- August 15, 2007
Madison Avenue At War
By now, most Americans understand that winning the war against Iraqi insurgents will be, at least in part, a matter of winning the hearts and minds of Iraqi noncombatants so they turn against U.S. enemies hiding among them. What's less clear is just how to woo civilians to America's side.
Adopt American advertising techniques, suggests a RAND Corp. report released in mid-July. "Enlisting Madison Avenue: The Marketing Approach to Earning Popular Support in Theaters of Operation" is chock-a-block with recommendations for how GIs can become PR operatives in unconventional conflicts.
For one thing, notes the report's lead author, Todd Helmus, the U.S. military needs to update its own brand. Our adversaries have seen the truth behind the "force of might" brand: You can't beat the United States on the open battlefield, force on force. Instead, they've turned to bleeding away American resolve by hiding among the civilian population and continually inflicting casualties, often by homemade bombs.
The military needs a new brand to match its new reality: "The same infantry battalion that fights tooth and nail to establish a foothold in enemy-held urban territory must further conduct kind-hearted and culturally attuned stability-and- support operations while being prepared for administration of restrained violence directed at insurgents." Perhaps the branding message might be "We will help you," the report suggests. Or perhaps the motto adopted by Maj. Gen. James Mattis for his 1st Marine Division while preparing to invade Iraq in 2003: "No better friend, no worse enemy," the epitaph of Roman dictator Sulla in 78 B.C.
Branding isn't just a way to win over the locals, either, Helmus notes. It's a vital method for re-educating military service members, too. For example, the Army soldier's creed emphasizes the need to destroy the enemies of the United States of America in close combat. "It speaks to the pre-eminent focus . . . on conducting conventional military operations and leaves soldiers ill prepared to meet the . . . needs of the [counterinsurgency] environment," Helmus writes. Better to teach soldiers that befriending locals and restraining the use of force can be just as great a military achievement as overwhelming the enemy with firepower.
He recommends realigning training and rewards to cultivate "softer" skills, even to the point of awarding battlefield medals for valorous acts in pursuit of counterinsurgency interests.
Face-Off Over Earmarks
In football and basketball, you always can expect a good show when the Sooners meet the Cornhuskers. Now, Oklahoma Republican Sen. Tom Coburn and Nebraska Democratic Sen. Ben Nelson are raising dust in a squabble over pork barreling.
Coburn took the first shot, pressing Nelson to drop a $7.5 million earmark for 21st Century Systems Inc. for military software, which he called "video games." Nelson responded with a slap at an Oklahoma firm that got federal dollars to help produce Full Spectrum Warrior, a popular Sony video game produced in concert with the Defense Department. Coburn parried with a request that Defense Secretary Robert Gates investigate whether 21st Century used any federal funds to lobby legislators for earmarks.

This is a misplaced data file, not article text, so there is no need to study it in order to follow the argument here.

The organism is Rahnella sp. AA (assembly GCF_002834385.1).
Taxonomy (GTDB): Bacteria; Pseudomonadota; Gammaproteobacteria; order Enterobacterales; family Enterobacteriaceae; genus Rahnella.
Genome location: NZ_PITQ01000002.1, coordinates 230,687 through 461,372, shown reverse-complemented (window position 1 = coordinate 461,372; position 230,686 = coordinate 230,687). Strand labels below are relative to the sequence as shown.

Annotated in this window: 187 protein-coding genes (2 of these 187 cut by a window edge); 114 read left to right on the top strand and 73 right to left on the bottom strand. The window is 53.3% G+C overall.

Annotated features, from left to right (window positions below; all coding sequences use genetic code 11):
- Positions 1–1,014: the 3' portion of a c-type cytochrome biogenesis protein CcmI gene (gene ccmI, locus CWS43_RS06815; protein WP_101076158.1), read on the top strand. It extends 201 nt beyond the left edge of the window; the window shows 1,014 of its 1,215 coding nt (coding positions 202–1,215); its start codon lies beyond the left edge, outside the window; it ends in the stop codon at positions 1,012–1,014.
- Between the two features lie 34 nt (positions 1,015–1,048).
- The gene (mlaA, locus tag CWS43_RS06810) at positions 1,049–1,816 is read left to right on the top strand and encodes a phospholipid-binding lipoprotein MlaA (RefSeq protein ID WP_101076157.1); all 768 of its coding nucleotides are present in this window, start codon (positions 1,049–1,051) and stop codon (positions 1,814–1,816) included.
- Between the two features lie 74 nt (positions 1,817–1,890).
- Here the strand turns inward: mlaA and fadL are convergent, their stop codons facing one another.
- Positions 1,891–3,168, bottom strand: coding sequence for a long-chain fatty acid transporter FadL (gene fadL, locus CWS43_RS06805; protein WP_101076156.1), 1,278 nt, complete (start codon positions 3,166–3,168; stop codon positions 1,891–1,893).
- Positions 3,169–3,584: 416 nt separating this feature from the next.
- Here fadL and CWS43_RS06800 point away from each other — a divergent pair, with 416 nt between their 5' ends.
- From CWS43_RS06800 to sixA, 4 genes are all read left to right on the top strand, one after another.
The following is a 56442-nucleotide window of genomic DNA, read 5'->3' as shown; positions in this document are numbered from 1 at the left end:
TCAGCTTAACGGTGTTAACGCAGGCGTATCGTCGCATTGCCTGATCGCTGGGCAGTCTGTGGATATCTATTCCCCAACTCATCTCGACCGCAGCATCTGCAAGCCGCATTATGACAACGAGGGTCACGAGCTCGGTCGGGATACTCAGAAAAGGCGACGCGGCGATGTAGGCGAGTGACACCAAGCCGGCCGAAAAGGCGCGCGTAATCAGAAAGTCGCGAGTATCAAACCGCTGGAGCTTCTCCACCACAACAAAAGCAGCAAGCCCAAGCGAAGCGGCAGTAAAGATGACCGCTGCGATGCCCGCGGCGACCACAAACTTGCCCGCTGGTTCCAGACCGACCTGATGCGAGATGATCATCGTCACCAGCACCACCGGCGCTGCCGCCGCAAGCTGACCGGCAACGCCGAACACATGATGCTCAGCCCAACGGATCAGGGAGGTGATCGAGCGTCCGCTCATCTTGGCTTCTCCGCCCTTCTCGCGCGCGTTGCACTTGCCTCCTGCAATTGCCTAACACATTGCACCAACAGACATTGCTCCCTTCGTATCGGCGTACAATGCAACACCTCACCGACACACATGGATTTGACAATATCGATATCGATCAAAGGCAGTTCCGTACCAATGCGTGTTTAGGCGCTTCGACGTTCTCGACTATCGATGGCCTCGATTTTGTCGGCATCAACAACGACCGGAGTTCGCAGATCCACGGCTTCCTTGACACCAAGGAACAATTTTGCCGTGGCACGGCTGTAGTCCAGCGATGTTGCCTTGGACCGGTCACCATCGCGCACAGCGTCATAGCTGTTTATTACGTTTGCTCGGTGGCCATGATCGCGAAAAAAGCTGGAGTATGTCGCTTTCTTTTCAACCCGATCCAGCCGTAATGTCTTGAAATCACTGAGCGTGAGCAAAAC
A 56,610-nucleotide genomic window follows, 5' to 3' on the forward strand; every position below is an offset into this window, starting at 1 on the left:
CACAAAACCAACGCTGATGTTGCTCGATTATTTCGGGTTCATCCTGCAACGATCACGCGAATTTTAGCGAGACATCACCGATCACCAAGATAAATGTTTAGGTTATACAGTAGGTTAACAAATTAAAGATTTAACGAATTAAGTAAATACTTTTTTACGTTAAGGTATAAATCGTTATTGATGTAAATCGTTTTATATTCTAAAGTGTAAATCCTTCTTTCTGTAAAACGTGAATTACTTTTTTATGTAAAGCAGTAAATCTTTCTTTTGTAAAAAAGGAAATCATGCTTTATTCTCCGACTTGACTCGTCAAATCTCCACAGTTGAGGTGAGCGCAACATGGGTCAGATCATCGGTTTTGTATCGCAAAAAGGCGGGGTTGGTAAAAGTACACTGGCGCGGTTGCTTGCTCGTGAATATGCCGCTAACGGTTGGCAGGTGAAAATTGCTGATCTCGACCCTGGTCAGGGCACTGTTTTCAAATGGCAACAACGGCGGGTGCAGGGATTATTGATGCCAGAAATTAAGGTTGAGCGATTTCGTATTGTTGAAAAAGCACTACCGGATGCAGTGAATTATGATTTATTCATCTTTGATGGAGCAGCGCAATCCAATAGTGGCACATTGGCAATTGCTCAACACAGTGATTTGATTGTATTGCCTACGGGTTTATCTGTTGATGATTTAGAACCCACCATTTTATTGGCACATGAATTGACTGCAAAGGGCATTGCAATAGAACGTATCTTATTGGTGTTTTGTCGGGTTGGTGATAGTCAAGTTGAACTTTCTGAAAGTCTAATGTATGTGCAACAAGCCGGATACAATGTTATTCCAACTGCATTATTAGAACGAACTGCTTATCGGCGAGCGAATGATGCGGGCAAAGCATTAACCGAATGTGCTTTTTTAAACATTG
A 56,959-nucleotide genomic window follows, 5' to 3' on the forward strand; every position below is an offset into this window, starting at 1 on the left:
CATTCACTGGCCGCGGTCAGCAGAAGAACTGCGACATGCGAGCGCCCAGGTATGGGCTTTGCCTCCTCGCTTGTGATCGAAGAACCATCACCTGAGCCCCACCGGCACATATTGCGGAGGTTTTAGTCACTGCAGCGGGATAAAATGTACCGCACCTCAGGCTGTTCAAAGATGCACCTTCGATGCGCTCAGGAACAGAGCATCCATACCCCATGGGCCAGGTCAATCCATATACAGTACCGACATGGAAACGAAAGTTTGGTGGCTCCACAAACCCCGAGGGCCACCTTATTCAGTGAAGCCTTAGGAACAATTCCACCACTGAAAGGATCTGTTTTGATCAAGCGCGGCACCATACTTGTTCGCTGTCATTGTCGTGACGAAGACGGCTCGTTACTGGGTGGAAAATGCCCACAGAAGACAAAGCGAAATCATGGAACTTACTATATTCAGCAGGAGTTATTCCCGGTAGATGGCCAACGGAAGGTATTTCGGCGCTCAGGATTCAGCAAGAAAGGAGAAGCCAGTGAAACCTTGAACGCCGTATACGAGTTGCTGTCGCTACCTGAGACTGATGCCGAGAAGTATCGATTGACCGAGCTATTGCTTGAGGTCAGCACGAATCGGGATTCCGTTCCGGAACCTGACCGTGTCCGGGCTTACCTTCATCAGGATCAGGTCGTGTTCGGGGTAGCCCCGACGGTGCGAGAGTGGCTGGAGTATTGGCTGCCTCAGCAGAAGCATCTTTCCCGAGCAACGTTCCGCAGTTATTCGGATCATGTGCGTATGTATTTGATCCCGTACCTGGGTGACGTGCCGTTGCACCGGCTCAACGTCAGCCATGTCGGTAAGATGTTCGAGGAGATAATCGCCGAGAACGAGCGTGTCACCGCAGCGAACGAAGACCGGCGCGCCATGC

According to the Omaha World Herald, 21st Century gets 80 percent of its revenue through federal contracts, and more than $40 million was steered directly to the company by Congress members. Nelson has snagged more than $25 million for the firm, which employs his son, Patrick, as marketing director. His $7.5 million earmark in the fiscal 2008 defense appropriations bill would fund a software system for targeting bombs.
Coburn claims the Pentagon hasn't asked for any of 21st Century's technology. Company chief executive officer Jeff Hicks counters that Defense has awarded the firm more than 100 Small Business Innovation Research Program contracts. The firm has given more than $160,000 to candidates since 2000, mostly Democrats on Defense appropriations and oversight committees, according to Fox News.
Government By Charity
As the government has pulled back from directly delivering services, nonprofit organizations have stepped in to the breach. The Government Accountability Office recently reported that government spent about $317 billion through charitable organizations in 2004 and that federal support to nonprofits grew more than 230 percent from 1980 to 2004. Past research indicates that a large proportion of federal spending on nonprofits went to hospitals through the Medicare program-about $115 billion in fiscal 2001. Money also flows directly via research grants to universities and indirectly via grants to states and local governments, which then fund charitable entities. The organizations also benefit from their exemption from federal taxes.
Data is relatively scarce about nonprofits' role in implementing initiatives, GAO found. "Given the way the sector is woven into the basic fabric of our society, it is essential that we maintain and cultivate its inherent strength and vitality and have accurate and reliable data on the overall size and funding flows to [it]," the report stated.